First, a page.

Ben Aris in Moscow -
So far in 2015 Russia has been one of the best performing equity markets, up 15% year-to-date, according to Sberbank CIB, after three straight weeks of inflows following the Minsk II ceasefire agreement signed in February. Some investors, it seems, believe the beginning of the end is here and are taking a punt on super-cheap Russian stocks.
And it is a tempting proposition, if the Russian equity market really has hit bottom. During the last crash, the Russian RTS index fell from an all-time high of 2,487.92 on May 19, 2008 to 492.59 on January 23, 2009. However, in the rest of that year oil prices rapidly recovered from a low of around $43 per barrel, sending the index soaring back to 1,500 by the autumn, trebling the value of investments by those brave enough to take the plunge.
It is not often that investors can make those kinds of returns in the matter of a few months and clearly some portfolio investors believe that another opportunity is presenting itself.
Emerging markets are again coming to the fore as the US market, a star performer over the last year, starts to run out of steam. India remains the most attractive destination, taking in $678mn in the last three weeks alone, pushing its one-year gain to $7.4bn, according to Sberbank CIB. Russia is right behind, taking in $40mn in the same period, to bring its one-year gains to $525mn, while its stocks have significantly outperformed all its BRICS peers thanks to a very low base effect caused by the Ukraine conflict.
Looking at the cumulative fund flow chart, the height of the outflows came in March 2014 when Russia annexed Crimea, but funds started to return afterwards until about October when fighting flared up again in East Ukraine and sentiment turned negative again. Investment fled over the next four months, but the tide seems to have turned once more in February when the German-lead efforts to sign off on another ceasefire deal started to gather momentum. Now that the Minsk II deal is done and a shaky and imperfect ceasefire seems to be holding, inflows are starting to return.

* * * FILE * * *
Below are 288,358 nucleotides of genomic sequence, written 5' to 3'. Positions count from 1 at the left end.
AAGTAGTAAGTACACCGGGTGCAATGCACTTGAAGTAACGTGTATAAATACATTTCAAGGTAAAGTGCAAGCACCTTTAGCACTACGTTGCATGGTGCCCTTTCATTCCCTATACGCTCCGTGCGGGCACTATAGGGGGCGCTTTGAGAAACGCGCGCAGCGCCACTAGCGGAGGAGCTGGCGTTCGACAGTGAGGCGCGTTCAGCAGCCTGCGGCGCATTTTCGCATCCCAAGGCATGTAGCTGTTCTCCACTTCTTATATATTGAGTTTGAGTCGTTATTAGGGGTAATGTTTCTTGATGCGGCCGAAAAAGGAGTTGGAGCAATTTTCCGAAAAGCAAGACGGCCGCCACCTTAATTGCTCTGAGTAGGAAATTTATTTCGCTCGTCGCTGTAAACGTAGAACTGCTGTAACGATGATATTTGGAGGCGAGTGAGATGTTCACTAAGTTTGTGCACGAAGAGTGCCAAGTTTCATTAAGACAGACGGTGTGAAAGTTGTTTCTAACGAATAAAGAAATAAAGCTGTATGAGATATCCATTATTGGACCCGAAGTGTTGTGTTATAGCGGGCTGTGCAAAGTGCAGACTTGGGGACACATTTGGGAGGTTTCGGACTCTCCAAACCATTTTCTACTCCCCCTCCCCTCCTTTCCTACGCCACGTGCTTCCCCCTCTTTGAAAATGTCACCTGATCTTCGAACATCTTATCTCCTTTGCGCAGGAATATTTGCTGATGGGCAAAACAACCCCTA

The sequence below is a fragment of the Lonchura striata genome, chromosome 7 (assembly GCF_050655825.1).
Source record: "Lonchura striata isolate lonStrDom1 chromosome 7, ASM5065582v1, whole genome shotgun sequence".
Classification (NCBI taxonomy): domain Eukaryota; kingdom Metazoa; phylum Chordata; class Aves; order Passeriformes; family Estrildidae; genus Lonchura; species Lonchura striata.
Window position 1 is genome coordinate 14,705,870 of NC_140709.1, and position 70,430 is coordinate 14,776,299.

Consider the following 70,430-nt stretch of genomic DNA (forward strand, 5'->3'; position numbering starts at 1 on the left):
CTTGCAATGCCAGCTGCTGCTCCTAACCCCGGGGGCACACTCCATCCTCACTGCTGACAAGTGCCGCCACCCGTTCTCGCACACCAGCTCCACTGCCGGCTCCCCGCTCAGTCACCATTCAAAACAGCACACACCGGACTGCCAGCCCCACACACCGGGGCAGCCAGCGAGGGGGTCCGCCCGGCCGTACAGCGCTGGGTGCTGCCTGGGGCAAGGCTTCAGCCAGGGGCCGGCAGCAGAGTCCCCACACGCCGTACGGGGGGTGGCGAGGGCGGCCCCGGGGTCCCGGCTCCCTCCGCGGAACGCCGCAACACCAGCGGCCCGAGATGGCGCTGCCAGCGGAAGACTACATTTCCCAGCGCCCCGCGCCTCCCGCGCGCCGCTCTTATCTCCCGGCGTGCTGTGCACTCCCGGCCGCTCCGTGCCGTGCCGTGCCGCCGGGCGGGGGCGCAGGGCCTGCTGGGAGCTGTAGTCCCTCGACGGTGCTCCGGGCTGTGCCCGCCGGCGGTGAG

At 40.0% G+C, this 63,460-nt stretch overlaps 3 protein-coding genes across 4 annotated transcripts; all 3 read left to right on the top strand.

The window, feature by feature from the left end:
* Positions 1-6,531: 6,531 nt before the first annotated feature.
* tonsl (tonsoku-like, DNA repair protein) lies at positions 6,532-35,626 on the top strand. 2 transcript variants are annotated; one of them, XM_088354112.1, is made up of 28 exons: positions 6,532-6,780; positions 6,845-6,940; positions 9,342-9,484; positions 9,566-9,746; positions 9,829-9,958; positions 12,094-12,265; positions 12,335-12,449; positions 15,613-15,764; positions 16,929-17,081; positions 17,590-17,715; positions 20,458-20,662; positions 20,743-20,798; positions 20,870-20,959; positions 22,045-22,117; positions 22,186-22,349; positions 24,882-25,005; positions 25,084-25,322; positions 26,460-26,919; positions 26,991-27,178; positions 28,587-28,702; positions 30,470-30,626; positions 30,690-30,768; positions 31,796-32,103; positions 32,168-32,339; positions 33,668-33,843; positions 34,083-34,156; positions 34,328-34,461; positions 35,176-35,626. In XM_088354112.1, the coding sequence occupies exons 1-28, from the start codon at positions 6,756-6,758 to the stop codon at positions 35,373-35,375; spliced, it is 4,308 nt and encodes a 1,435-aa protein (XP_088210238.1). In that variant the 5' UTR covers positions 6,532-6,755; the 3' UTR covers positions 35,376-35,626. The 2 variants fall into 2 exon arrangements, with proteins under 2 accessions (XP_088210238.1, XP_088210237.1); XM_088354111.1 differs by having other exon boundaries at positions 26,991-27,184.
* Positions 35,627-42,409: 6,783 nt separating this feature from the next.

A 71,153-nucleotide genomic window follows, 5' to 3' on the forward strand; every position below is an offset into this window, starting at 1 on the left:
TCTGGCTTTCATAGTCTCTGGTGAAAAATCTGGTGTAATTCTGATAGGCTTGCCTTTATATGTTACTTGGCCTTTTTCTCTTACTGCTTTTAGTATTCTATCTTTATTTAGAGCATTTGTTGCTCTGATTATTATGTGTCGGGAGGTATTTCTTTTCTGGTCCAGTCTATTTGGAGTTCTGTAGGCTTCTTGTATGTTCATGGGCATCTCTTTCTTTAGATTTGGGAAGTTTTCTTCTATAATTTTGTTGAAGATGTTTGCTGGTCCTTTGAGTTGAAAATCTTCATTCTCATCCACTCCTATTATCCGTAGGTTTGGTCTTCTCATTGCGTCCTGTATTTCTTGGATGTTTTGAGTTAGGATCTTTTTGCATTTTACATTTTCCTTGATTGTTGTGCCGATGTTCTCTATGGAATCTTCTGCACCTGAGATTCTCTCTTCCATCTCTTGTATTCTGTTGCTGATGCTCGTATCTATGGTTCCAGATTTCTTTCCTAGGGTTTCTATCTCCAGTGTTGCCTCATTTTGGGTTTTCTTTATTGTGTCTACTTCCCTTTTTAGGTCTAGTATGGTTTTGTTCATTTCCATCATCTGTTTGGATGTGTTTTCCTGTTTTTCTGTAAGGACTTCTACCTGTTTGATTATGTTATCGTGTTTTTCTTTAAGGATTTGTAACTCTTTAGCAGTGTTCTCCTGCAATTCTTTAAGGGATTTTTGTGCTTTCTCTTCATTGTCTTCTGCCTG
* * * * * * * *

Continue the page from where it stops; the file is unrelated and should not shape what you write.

The Russian investment case has been greatly helped by the recovery in the price of oil, which has surged by about a third since lows at the start of the year and was trading at $62 for a barrel of oil at the time of writing.
"After a spike in the price of Brent [on March 5] to nearly $62/bbl, a spectacular rise of more than 5% in one day, Brent is retreating this morning, yet remains above $61/bbl. The violence in Ukraine seems to be abating," said Slava Smolyaninov of Uralsib in a note.
The relationship between the cost of a barrel of oil and the (dollar-denominated) RTS index value is a close one so any rise in the price of oil usually comes with an equivalent rise in the RTS index. The rule of thumb is that the traditional value of the RTS is 15.5 times the price of oil, which implies the market should be trading with an index value of 945.5, which is slightly above the RTS index's 930 as of mid-morning on March 6. However, in good times, when Russia is in favour, the multiple rises to 20 times the cost of oil, which implies an RTS level of 1,220.
But with an economic contraction of at least 3% on the cards for this year and a final resolution to the Ukraine conflict still in the distant future, the stock market is unlikely to return to those levels for some time to come.
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